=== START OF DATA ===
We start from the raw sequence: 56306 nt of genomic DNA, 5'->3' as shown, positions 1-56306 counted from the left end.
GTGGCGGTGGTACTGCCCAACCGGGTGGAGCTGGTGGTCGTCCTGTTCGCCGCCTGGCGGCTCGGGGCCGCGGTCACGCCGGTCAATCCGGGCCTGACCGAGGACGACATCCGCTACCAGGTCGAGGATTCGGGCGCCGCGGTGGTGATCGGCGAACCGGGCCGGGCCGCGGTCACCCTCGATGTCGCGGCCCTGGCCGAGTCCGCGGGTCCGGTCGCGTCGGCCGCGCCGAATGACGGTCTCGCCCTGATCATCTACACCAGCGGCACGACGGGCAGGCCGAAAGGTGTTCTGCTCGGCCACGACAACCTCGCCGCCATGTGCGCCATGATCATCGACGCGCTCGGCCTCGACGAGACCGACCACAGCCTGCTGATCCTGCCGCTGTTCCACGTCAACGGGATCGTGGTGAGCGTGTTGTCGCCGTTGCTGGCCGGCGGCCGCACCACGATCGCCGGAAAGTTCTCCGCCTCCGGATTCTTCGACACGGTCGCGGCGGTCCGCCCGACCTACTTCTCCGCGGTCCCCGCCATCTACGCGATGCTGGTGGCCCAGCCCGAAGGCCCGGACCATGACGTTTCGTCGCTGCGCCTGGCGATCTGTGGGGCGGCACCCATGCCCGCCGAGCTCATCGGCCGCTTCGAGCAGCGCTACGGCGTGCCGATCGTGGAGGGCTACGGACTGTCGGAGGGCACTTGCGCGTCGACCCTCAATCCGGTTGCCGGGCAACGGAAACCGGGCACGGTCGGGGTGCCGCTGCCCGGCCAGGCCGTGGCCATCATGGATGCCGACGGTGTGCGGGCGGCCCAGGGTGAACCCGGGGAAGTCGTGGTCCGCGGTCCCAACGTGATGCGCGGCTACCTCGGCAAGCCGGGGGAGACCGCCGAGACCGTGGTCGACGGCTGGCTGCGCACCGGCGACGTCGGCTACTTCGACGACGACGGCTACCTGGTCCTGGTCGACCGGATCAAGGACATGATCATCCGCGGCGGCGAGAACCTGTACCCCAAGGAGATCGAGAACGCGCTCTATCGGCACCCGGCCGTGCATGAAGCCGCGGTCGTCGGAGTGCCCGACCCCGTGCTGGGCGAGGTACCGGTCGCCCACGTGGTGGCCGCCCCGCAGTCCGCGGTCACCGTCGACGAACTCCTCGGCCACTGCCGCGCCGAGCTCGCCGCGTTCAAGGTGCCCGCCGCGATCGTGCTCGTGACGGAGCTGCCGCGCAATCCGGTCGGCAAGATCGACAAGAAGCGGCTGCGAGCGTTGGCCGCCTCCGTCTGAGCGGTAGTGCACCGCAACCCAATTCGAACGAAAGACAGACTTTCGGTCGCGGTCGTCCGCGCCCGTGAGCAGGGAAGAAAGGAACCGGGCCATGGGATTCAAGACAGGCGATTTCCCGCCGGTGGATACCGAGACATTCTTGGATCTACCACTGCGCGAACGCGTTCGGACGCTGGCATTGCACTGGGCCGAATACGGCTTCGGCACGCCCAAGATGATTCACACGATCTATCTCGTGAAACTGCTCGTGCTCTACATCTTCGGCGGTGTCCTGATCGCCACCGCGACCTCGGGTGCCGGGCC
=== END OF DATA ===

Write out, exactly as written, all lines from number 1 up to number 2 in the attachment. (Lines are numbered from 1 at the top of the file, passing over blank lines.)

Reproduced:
We start from the raw sequence: 56306 nt of genomic DNA, 5'->3' as shown, positions 1-56306 counted from the left end.
GTGGCGGTGGTACTGCCCAACCGGGTGGAGCTGGTGGTCGTCCTGTTCGCCGCCTGGCGGCTCGGGGCCGCGGTCACGCCGGTCAATCCGGGCCTGACCGAGGACGACATCCGCTACCAGGTCGAGGATTCGGGCGCCGCGGTGGTGATCGGCGAACCGGGCCGGGCCGCGGTCACCCTCGATGTCGCGGCCCTGGCCGAGTCCGCGGGTCCGGTCGCGTCGGCCGCGCCGAATGACGGTCTCGCCCTGATCATCTACACCAGCGGCACGACGGGCAGGCCGAAAGGTGTTCTGCTCGGCCACGACAACCTCGCCGCCATGTGCGCCATGATCATCGACGCGCTCGGCCTCGACGAGACCGACCACAGCCTGCTGATCCTGCCGCTGTTCCACGTCAACGGGATCGTGGTGAGCGTGTTGTCGCCGTTGCTGGCCGGCGGCCGCACCACGATCGCCGGAAAGTTCTCCGCCTCCGGATTCTTCGACACGGTCGCGGCGGTCCGCCCGACCTACTTCTCCGCGGTCCCCGCCATCTACGCGATGCTGGTGGCCCAGCCCGAAGGCCCGGACCATGACGTTTCGTCGCTGCGCCTGGCGATCTGTGGGGCGGCACCCATGCCCGCCGAGCTCATCGGCCGCTTCGAGCAGCGCTACGGCGTGCCGATCGTGGAGGGCTACGGACTGTCGGAGGGCACTTGCGCGTCGACCCTCAATCCGGTTGCCGGGCAACGGAAACCGGGCACGGTCGGGGTGCCGCTGCCCGGCCAGGCCGTGGCCATCATGGATGCCGACGGTGTGCGGGCGGCCCAGGGTGAACCCGGGGAAGTCGTGGTCCGCGGTCCCAACGTGATGCGCGGCTACCTCGGCAAGCCGGGGGAGACCGCCGAGACCGTGGTCGACGGCTGGCTGCGCACCGGCGACGTCGGCTACTTCGACGACGACGGCTACCTGGTCCTGGTCGACCGGATCAAGGACATGATCATCCGCGGCGGCGAGAACCTGTACCCCAAGGAGATCGAGAACGCGCTCTATCGGCACCCGGCCGTGCATGAAGCCGCGGTCGTCGGAGTGCCCGACCCCGTGCTGGGCGAGGTACCGGTCGCCCACGTGGTGGCCGCCCCGCAGTCCGCGGTCACCGTCGACGAACTCCTCGGCCACTGCCGCGCCGAGCTCGCCGCGTTCAAGGTGCCCGCCGCGATCGTGCTCGTGACGGAGCTGCCGCGCAATCCGGTCGGCAAGATCGACAAGAAGCGGCTGCGAGCGTTGGCCGCCTCCGTCTGAGCGGTAGTGCACCGCAACCCAATTCGAACGAAAGACAGACTTTCGGTCGCGGTCGTCCGCGCCCGTGAGCAGGGAAGAAAGGAACCGGGCCATGGGATTCAAGACAGGCGATTTCCCGCCGGTGGATACCGAGACATTCTTGGATCTACCACTGCGCGAACGCGTTCGGACGCTGGCATTGCACTGGGCCGAATACGGCTTCGGCACGCCCAAGATGATTCACACGATCTATCTCGTGAAACTGCTCGTGCTCTACATCTTCGGCGGTGTCCTGATCGCCACCGCGACCTCGGGTGCCGGGCC